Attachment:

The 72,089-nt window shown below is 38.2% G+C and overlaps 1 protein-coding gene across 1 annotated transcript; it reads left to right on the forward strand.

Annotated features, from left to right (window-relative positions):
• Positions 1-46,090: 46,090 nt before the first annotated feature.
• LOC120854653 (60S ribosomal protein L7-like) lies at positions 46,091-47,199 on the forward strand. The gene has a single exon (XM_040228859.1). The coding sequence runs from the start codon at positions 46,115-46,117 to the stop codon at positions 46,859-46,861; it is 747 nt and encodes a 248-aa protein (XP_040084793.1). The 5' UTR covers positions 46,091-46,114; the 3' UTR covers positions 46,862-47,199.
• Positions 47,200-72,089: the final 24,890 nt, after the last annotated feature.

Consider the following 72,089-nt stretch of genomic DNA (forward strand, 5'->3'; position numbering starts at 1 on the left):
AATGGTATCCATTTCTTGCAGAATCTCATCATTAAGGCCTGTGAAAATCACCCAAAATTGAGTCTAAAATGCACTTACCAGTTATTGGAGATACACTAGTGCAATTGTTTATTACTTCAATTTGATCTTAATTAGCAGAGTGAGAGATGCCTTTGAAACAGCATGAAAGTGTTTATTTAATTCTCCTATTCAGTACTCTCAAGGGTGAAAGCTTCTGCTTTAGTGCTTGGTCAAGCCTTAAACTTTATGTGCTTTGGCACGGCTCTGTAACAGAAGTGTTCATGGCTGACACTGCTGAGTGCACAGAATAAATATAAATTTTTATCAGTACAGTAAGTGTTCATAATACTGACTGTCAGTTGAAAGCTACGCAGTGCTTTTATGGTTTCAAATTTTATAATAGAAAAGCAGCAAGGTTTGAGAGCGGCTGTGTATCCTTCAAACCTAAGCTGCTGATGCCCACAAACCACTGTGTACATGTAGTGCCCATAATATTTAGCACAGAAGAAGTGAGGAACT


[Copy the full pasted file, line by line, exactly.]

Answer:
The 72,089-nt window shown below is 38.2% G+C and overlaps 1 protein-coding gene across 1 annotated transcript; it reads left to right on the forward strand.

Annotated features, from left to right (window-relative positions):
• Positions 1-46,090: 46,090 nt before the first annotated feature.
• LOC120854653 (60S ribosomal protein L7-like) lies at positions 46,091-47,199 on the forward strand. The gene has a single exon (XM_040228859.1). The coding sequence runs from the start codon at positions 46,115-46,117 to the stop codon at positions 46,859-46,861; it is 747 nt and encodes a 248-aa protein (XP_040084793.1). The 5' UTR covers positions 46,091-46,114; the 3' UTR covers positions 46,862-47,199.
• Positions 47,200-72,089: the final 24,890 nt, after the last annotated feature.

Consider the following 72,089-nt stretch of genomic DNA (forward strand, 5'->3'; position numbering starts at 1 on the left):
AATGGTATCCATTTCTTGCAGAATCTCATCATTAAGGCCTGTGAAAATCACCCAAAATTGAGTCTAAAATGCACTTACCAGTTATTGGAGATACACTAGTGCAATTGTTTATTACTTCAATTTGATCTTAATTAGCAGAGTGAGAGATGCCTTTGAAACAGCATGAAAGTGTTTATTTAATTCTCCTATTCAGTACTCTCAAGGGTGAAAGCTTCTGCTTTAGTGCTTGGTCAAGCCTTAAACTTTATGTGCTTTGGCACGGCTCTGTAACAGAAGTGTTCATGGCTGACACTGCTGAGTGCACAGAATAAATATAAATTTTTATCAGTACAGTAAGTGTTCATAATACTGACTGTCAGTTGAAAGCTACGCAGTGCTTTTATGGTTTCAAATTTTATAATAGAAAAGCAGCAAGGTTTGAGAGCGGCTGTGTATCCTTCAAACCTAAGCTGCTGATGCCCACAAACCACTGTGTACATGTAGTGCCCATAATATTTAGCACAGAAGAAGTGAGGAACT